Tuesday 5 December 2017

Mohammed’s Law: when in doubt, blame the Muslims

In a genius marketing move or a brainfart, Greggs the Great British High Street bakery did a sausage-of-Nazareth nativity scene for its Advent calendar that went viral. As a form of self-flagellation, I listened to the backlash about this unexpected pork-based blasphemy on a radio phone-in. It was pretty early on into the festivities that the phrase “They wouldn’t do this to the Muslims” was proffered as reasoned, un-seasoned and a very seasonal form of analysis by callers to the aforementioned radio show.
This religiously incorrect “they wouldn’t do this to the Muslims” straw man could have been dispelled by the host of the show – Jesus (Isa AS) is a revered prophet for Muslims, and as any self-respecting patriot knows, pork-based products are kryptonite for Muslims and especially Mosques, yet it was treated as Informed Comment and echoed by many callers during the show.
Now, I’m not privy to the private machinations of Greggs HQ, but I am willing to bet my steak bake that this bangers and nativity scene probably wasn’t an actual unholy trinity between ISIS, Iran and the bakery’s PR team, to make Dave with the crusader knight profile picture incandescent with rage. So why mention Muslims and Islam at all, and more importantly, why no pushback from those who should know better?
In trying to explain the phenomenon of linking Muslims with something as innocuous and non-Muslim related as a pasty-based marketing ploy, you have to name it, so I did. I call it Mohammed’s Law, named after my favourite uncle who is always complaining “what’s that got to do with Islam?” upon reading something in the papers that had nothing to do with Islam or Muslims but nonetheless mentions either or both.
Mohammed’s Law asserts that as an online discussion grows longer or a radio phone-in on LBC gets to its third caller, the probability of a comparison involving Muslims/Islam approaches; that is, if an online or radio discussion (regardless of topic or scope) goes on long enough, sooner or later someone will compare something non-Muslim related (sausage rolls) to something Muslim related (Ramadan).
Mohammed’s Law is an offshoot of blaming British Muslims for everything that 1.6 billion Muslims around the world might do, to just blaming Muslims for everything because it just feels right. It’s the jumping of the figurative gun in relation to the Oxford Circus panic, whereby the Daily Mail and an assortment of far-right agitators started to speculate/salivate that it was terror-related and/or most probably Muslim related, or at the very least something to do with gangs of rampaging immigrants – when the vast majority of publications and responsible tweeters (apart from Olly Murs) rightly held back on speculation.
So what is the genesis of Mohammed’s Law? You can trace its baby-in-the-manger birth to the comment section of any number of “there’s halal in our water!” stories in national papers and far-right publications. It gained further traction on social media championed by far-right celebrities their figurative hats upturned for donations and glory. For a while, Mohammed’s Law was underground: a punky, edgy take. Then it gained respectability and has in the past few years gone mainstream.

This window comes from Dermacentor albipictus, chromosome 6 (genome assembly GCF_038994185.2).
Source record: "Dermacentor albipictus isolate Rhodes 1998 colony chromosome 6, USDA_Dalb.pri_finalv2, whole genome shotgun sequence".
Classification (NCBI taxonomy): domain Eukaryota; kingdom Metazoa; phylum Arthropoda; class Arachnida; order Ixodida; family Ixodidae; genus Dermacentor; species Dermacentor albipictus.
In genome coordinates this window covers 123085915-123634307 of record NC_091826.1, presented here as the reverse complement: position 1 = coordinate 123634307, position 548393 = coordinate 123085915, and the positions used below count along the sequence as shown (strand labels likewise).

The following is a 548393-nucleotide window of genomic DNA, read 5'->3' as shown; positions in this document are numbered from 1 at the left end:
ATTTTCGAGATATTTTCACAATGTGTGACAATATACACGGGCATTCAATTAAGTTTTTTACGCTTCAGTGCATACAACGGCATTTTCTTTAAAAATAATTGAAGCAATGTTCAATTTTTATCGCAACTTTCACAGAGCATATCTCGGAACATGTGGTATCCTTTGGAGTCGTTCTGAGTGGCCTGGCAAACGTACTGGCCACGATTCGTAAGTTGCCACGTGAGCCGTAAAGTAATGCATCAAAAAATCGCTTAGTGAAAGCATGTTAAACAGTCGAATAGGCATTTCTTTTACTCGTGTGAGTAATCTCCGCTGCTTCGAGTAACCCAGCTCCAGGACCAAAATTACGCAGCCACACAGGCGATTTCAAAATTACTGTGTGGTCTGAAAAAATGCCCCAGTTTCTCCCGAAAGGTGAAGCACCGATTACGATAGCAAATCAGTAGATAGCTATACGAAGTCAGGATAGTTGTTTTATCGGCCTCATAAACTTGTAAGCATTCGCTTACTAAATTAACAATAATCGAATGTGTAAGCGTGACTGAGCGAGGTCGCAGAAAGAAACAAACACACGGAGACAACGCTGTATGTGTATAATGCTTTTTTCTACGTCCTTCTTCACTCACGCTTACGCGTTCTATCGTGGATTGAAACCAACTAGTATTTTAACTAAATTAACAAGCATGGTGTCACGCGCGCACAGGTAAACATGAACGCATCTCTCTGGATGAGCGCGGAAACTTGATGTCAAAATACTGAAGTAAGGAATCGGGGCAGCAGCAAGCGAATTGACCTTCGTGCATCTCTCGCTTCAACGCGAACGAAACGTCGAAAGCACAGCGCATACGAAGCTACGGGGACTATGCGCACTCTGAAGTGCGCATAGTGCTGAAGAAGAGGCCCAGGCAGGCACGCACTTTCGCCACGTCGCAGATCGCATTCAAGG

But in 2017 it’s reaching a dangerous tipping-point now we’re talking about a ‘Muslim Problem’, a term straight out of the Nazi playbook used to demonise Jews in the 30’s.
This obsession with commenting about Muslims and anything Islam-related is not just confined to British Muslims as some amorphous and foreign “other” to be scrutinised and linked to something on a Greggs menu at Christmas. Attacks on visible Muslims are also the norm. If you follow the likes of Mehdi Hasan on Twitter and read the comments left for him when tweeting something mundane; within a couple of minutes you’ll see responses like “Your Prophet is a paedo.”
But it goes further than Islamophobic comments on social media; Muslims are increasingly being questioned for being Muslim and doing a job, even if it has nothing to do with their religion, as witnessed in an op-ed piece by Kelvin McKenzie on Fatima Manji that asserted that because she was a visible Muslim in a headscarf this was offensive and she shouldn’t be doing her job and reporting on the Nice ISIS-inspired terror attack.
Islamophobia has, as Baroness Warsi once suggested, passed the dinner table test and is now prevalent in every comment section or radio phone-in, even if recipient or subject matter has no connection to Islam. It’s in the non-threatening actions of Nadiya Begum sharing Christmas recipes and getting backlash for being Muslim and appropriating Christmas from the same vocal sectors of society who for the preceding months and days share stories about Muslims from Birmingham – and its always Muslims from Birmingham – trying to cancel Christmas and not integrating enough.
The Muslim community in the UK has become a recognised measure of how bad or good a certain topic is, or whether or not it deserves prominence in the news cycle of the day depending on whether it has a Muslim protagonist. “We wouldn’t do that to the Muslims” and its bedfellow “But what about the Muslims?” has become a lazy trope, a yardstick for how all society is now judged.
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